Please use this identifier to cite or link to this item: https://doi.org/10.15480/882.2983
Publisher DOI: 10.1016/j.ece.2020.05.001
Title: Process intensification education contributes to sustainable development goals: Part 2
Language: English
Authors: Fernandez Rivas, David 
Boffito, Daria C. 
Faria-Albanese, Jimmy 
Glassey, Jarka 
Cantin, Judith 
Afraz, Nona 
Akse, Henk 
Boodhoo, Kamelia 
Bos, Rene 
Chiang, Yi Wai 
Commenge, Jean Marc 
Dubois, Jean Luc 
Galli, Federico 
Harmsen, Jan 
Kalra, Siddharth 
Keil, Frerich 
Morales-Menendez, Ruben 
Navarro-Brull, Francisco J. 
Noël, Timothy 
Ogden, Kimberly L. 
Patience, Gregory S. 
Reay, David A. 
Santos, Rafael M. 
Smith-Schoettker, Ashley 
Stankiewicz, Andrzej 
Berg, Henk van den 
Van Gerven, Tom 
Gestel, Jeroen van 
Weber, Robert S. 
Keywords: Chemical engineering;Education challenge;Entrepreneurship;Industry challenge;Pedagogy;Process design;Process Intensification;Sustainability
Issue Date: 23-May-2020
Publisher: IChemE
Source: Education for Chemical Engineers (32): 15-24 (2020-07-01)
Journal or Series Name: Education for chemical engineers 
Abstract (english): Achieving the United Nations sustainable development goals requires industry and society to develop tools and processes that work at all scales, enabling goods delivery, services, and technology to large conglomerates and remote regions. Process Intensification (PI) is a technological advance that promises to deliver means to reach these goals, but higher education has yet to totally embrace the program. Here, we present practical examples on how to better teach the principles of PI in the context of the Bloom's taxonomy and summarise the current industrial use and the future demands for PI, as a continuation of the topics discussed in Part 1. In the appendices, we provide details on the existing PI courses around the world, as well as teaching activities that are showcased during these courses to aid students’ lifelong learning. The increasing number of successful commercial cases of PI highlight the importance of PI education for both students in academia and industrial staff.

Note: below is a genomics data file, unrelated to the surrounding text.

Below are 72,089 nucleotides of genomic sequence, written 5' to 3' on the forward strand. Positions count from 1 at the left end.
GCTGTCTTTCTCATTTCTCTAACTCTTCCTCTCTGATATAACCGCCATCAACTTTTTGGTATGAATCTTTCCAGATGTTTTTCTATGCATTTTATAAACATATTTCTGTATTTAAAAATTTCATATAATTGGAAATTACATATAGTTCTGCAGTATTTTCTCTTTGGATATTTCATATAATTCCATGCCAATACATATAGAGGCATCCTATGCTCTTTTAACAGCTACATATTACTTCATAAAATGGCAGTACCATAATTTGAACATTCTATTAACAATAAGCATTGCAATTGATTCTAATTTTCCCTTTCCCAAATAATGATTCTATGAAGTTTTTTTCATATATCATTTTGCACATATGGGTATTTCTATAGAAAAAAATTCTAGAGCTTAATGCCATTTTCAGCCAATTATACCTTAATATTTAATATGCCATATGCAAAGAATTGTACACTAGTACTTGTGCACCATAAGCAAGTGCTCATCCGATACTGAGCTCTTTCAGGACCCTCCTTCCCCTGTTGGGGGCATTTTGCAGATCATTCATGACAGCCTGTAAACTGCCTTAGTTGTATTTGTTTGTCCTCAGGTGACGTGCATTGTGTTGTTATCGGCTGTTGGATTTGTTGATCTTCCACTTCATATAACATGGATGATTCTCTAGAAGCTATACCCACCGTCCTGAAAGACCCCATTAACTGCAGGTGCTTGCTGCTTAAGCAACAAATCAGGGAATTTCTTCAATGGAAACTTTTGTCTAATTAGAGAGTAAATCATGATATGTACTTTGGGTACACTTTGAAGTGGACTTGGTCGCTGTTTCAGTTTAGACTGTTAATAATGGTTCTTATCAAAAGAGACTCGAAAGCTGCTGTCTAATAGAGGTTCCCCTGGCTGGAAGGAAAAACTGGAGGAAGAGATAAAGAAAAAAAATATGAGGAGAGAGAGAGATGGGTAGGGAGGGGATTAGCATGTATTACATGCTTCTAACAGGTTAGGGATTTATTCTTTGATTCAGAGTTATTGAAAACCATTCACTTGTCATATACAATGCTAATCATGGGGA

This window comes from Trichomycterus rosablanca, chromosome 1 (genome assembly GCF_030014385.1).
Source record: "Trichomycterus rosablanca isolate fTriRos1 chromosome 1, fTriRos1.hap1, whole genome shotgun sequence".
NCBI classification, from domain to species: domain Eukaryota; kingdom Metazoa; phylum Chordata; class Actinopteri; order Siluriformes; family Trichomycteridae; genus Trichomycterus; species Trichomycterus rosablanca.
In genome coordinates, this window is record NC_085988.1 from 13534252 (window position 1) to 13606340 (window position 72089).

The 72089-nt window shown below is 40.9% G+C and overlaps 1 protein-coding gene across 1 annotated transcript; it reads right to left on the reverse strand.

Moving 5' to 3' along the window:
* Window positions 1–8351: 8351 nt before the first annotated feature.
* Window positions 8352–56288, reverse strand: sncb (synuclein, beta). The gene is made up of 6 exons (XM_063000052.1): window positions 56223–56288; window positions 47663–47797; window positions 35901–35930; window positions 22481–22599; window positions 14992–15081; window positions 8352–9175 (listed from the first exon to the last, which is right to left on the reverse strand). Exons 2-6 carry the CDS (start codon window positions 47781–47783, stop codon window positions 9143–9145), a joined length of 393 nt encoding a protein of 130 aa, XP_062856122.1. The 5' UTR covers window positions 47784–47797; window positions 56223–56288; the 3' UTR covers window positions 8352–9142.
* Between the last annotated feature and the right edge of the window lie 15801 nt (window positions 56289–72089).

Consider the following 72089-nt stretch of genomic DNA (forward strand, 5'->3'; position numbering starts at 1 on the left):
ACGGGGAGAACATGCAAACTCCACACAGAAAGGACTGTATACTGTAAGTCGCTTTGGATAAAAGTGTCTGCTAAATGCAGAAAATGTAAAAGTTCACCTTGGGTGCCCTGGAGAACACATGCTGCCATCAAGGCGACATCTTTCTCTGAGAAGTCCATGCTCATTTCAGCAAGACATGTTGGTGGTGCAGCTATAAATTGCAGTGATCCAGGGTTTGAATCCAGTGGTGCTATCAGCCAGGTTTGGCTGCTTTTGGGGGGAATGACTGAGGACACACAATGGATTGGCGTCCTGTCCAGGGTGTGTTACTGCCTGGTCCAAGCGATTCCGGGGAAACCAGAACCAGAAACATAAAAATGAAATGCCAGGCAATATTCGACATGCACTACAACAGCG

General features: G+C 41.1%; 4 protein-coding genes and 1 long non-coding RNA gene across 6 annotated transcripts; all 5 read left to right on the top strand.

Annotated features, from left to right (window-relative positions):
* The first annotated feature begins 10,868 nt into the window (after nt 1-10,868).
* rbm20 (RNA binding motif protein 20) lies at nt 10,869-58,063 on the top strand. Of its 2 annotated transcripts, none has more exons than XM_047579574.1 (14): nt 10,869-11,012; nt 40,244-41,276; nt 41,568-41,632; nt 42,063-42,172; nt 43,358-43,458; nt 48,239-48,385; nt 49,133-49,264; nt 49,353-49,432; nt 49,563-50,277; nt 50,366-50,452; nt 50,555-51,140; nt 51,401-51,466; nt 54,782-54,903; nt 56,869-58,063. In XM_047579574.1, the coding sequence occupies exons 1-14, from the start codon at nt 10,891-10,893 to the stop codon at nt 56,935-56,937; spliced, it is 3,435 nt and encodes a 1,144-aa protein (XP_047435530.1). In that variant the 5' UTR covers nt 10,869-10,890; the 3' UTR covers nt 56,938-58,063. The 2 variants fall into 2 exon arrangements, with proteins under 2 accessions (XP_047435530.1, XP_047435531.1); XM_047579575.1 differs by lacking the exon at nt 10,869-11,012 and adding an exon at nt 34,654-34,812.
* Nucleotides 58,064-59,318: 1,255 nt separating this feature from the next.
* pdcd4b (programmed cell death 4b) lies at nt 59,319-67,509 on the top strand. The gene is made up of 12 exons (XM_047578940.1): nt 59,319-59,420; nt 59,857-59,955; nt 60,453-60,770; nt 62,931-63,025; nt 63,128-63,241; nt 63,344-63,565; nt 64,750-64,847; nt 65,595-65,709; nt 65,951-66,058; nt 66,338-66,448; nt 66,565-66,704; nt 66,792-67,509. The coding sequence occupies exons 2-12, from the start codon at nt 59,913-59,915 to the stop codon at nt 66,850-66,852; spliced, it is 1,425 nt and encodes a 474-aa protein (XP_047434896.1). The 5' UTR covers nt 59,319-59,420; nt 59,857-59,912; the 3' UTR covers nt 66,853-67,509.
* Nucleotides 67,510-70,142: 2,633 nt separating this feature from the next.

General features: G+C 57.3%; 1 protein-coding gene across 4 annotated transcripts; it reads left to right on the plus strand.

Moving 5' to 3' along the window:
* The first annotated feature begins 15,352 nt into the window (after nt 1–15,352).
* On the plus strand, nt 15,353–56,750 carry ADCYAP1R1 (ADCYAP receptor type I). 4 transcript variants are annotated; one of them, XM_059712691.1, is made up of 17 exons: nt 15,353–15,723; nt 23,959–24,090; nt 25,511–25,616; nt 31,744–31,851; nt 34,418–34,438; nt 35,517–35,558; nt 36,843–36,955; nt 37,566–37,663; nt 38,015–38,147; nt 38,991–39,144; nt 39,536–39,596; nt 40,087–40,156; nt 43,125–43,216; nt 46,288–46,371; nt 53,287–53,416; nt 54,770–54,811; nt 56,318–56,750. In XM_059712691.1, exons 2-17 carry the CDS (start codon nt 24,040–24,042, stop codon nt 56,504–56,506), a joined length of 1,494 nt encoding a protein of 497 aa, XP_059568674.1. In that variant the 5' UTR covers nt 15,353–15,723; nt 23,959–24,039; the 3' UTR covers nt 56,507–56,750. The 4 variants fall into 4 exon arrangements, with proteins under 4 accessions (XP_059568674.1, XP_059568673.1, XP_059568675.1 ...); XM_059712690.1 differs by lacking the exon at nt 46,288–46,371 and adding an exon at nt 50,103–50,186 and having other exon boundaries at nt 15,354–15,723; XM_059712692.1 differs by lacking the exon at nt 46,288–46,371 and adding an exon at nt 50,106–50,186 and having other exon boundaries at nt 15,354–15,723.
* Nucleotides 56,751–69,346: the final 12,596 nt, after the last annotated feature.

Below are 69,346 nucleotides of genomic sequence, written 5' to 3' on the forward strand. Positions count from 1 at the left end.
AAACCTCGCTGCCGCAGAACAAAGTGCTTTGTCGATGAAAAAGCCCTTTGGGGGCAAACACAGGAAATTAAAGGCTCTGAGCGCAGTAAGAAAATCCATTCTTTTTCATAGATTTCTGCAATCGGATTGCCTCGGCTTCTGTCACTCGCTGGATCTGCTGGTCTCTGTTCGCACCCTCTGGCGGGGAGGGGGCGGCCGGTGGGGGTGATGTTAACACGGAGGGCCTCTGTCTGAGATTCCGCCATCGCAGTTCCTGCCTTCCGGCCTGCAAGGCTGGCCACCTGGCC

URI: http://hdl.handle.net/11420/7576
DOI: 10.15480/882.2983
ISSN: 1749-7728
Institute: Chemische Reaktionstechnik V-2 
Type: (wissenschaftlicher) Artikel
Funded by: We acknowledge the sponsors of the Lorentz’ workshop on“Educating in PI”: The MESA+Institute of the University of Twente,Sonics and Materials (USA) and the PIN-NL Dutch Process Intensi-fication Network. DFR acknowledges support by The Netherlands Centre for Mul-tiscale Catalytic Energy Conversion (MCEC), an NWO Gravitationprogramme funded by the Ministry of Education, Culture and Sci-ence of the government of The Netherlands. NA acknowledges the Deutsche Forschungsgemeinschaft (DFG)- TRR 63¨Integrierte Chemische Prozesse in flüssigen Mehrphasen-systemen¨(Teilprojekt A10) - 56091768. The participation by Robert Weber in the workshop and thisreport was supported by Laboratory Directed Research and Devel-opment funding at Pacific Northwest National Laboratory (PNNL).PNNL is a multiprogram national laboratory operated for theUS Department of Energy by Battelle under contract DE-AC05-76RL01830
License: CC BY 4.0 (Attribution) CC BY 4.0 (Attribution)
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